Friday, November 23, 2007

Purpose of Regulation

Quite a few years ago government regulators sued at great length and expense to break up AT&T into smaller companies. Part of the deal was that consumers no longer were forced to rent equipment from the phone company, paying many times its value, but could buy whatever equipment they wanted and be able to use it with the phone company's service. That was when regulation was being managed for the benefit of the consumer.

Not so much any more. When you buy a cell phone it can only be used with the carrier that you bought it from. If you want to switch providers you must buy a whole new phone. We also have broadband internet service that is controlled by two massive corporations. Regulation is being managed for the benefit of corporations rather than for consumers.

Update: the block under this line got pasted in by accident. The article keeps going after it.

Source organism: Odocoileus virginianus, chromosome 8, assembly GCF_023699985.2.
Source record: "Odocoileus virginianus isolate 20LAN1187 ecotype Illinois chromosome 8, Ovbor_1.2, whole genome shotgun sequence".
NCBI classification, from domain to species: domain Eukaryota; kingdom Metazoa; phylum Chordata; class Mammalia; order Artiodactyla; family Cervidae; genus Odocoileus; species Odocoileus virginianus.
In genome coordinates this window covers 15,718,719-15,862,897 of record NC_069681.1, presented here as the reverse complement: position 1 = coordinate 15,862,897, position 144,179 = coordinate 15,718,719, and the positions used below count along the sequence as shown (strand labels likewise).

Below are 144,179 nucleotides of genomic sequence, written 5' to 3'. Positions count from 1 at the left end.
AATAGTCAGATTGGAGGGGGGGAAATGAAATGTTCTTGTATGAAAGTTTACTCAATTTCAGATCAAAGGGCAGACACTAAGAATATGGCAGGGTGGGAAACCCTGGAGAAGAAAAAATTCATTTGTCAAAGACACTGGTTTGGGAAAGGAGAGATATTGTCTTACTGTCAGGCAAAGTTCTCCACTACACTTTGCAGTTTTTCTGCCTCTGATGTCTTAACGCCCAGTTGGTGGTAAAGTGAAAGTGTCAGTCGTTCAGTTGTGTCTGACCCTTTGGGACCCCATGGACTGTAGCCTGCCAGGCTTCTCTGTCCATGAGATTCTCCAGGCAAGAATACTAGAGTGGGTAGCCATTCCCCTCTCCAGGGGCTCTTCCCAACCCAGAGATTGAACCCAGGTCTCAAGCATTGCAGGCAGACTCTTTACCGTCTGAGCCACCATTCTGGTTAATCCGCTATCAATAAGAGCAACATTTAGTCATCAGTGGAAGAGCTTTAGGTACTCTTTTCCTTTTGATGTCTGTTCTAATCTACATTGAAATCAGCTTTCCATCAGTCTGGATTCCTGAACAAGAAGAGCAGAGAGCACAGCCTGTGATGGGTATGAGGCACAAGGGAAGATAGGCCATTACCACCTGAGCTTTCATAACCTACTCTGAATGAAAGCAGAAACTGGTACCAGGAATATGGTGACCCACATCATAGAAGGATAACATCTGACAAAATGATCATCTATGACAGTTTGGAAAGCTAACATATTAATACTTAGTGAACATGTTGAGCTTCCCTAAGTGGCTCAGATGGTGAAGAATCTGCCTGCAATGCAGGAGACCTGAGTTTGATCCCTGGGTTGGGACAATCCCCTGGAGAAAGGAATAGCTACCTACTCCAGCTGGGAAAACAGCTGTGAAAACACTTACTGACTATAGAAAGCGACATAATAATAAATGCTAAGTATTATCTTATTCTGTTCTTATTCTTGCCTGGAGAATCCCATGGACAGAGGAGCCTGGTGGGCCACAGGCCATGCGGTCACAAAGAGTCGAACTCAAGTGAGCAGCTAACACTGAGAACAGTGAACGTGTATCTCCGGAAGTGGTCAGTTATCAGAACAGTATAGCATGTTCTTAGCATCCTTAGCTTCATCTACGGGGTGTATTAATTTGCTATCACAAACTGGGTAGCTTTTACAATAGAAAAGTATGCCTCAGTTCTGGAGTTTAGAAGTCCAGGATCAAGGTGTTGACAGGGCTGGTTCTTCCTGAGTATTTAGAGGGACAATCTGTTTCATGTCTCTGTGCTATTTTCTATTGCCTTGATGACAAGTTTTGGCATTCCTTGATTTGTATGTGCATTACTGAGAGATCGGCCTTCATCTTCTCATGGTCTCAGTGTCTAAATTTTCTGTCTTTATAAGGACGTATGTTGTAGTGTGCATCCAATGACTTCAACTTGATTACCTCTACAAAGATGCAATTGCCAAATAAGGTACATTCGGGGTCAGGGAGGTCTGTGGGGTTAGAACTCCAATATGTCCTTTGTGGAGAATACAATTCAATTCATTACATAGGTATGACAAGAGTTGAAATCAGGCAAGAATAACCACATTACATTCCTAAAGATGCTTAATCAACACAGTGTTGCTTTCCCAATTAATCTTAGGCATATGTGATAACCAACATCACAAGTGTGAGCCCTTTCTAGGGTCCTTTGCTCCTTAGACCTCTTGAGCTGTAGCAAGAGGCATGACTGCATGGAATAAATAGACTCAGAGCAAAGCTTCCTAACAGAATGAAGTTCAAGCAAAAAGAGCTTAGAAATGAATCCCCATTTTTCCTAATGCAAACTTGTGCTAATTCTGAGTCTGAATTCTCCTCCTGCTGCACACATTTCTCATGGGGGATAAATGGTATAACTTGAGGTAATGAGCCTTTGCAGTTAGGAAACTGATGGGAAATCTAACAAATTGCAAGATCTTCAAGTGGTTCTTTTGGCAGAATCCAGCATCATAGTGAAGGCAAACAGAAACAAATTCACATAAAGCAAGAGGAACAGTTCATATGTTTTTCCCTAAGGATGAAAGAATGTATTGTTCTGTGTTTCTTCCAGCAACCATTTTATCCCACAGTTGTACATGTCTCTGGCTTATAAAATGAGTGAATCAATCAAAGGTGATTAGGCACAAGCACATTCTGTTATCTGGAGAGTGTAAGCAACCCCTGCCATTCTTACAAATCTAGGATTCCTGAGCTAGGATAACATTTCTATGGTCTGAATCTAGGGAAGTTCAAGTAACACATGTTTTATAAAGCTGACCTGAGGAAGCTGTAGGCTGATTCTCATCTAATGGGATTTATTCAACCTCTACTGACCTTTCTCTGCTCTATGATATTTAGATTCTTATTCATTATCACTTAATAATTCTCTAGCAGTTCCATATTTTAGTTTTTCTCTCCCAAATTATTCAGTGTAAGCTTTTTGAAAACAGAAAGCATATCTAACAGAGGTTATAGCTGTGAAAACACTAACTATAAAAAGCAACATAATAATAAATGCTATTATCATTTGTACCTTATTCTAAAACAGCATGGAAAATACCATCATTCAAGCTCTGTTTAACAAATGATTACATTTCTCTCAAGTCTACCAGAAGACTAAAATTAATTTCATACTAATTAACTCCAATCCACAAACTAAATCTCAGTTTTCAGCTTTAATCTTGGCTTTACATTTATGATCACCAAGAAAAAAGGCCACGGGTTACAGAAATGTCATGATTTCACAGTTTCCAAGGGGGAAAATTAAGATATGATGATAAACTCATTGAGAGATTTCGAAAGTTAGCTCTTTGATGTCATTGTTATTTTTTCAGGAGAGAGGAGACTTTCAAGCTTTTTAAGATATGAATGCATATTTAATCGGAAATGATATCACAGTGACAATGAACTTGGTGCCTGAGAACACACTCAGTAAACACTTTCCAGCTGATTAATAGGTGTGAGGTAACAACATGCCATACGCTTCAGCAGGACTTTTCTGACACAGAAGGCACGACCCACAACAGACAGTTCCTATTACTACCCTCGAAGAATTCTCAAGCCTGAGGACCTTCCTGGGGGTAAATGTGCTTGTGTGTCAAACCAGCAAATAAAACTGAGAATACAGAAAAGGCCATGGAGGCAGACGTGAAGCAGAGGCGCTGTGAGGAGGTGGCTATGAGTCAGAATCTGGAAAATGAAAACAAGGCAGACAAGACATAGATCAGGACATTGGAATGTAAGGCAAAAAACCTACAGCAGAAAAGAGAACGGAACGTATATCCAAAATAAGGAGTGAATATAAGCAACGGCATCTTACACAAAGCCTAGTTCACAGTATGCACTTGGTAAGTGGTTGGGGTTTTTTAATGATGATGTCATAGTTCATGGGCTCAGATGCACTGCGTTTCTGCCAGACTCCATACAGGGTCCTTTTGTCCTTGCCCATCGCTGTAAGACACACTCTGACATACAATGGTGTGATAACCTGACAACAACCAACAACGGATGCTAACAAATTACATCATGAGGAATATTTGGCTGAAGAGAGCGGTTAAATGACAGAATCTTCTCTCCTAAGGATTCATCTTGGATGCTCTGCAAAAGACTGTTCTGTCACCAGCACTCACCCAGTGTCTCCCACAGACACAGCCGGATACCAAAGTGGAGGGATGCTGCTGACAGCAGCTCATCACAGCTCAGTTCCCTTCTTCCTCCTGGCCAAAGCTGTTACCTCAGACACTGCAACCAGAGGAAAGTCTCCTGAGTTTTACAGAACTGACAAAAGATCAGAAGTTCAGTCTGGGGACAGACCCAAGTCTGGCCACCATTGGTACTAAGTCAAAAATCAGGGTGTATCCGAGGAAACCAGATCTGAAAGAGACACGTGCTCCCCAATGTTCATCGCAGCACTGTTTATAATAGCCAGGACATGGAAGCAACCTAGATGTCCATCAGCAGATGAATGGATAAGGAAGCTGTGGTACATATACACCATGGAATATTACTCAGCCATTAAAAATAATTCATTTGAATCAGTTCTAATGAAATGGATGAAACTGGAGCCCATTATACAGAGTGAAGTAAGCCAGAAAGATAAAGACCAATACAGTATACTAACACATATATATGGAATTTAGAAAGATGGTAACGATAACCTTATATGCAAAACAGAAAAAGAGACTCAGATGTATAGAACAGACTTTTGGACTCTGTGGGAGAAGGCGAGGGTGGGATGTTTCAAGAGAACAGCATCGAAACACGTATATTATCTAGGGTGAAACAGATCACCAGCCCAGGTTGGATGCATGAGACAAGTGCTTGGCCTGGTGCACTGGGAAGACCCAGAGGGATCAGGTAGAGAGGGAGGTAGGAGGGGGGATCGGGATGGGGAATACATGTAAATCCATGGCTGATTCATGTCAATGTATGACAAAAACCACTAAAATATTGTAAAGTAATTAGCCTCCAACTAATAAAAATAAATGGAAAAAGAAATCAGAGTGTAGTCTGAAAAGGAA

A few years back European regulators forced Microsoft to unbundle its operating system and now they are taking on Apple. They don't like its policy of selling the iPhone and requiring the buyer to use the service provider of Apple's choice. U.S. regulators had no problem with that policy.

Similar regulatory policies mean that most of Europe has much faster and cheaper broadband internet access than we do here in what used to be the most technology-advanced country in the world.

So let's think about what "democracy" means. As a form of government, it means more than merely allowing people to vote. It means governing for the benefit of the people. Seems like Europe is better at bringing that off than is the United States, which governs for the benefit of corporations.

1 comment:

  1. Man, I WISH you were running for president!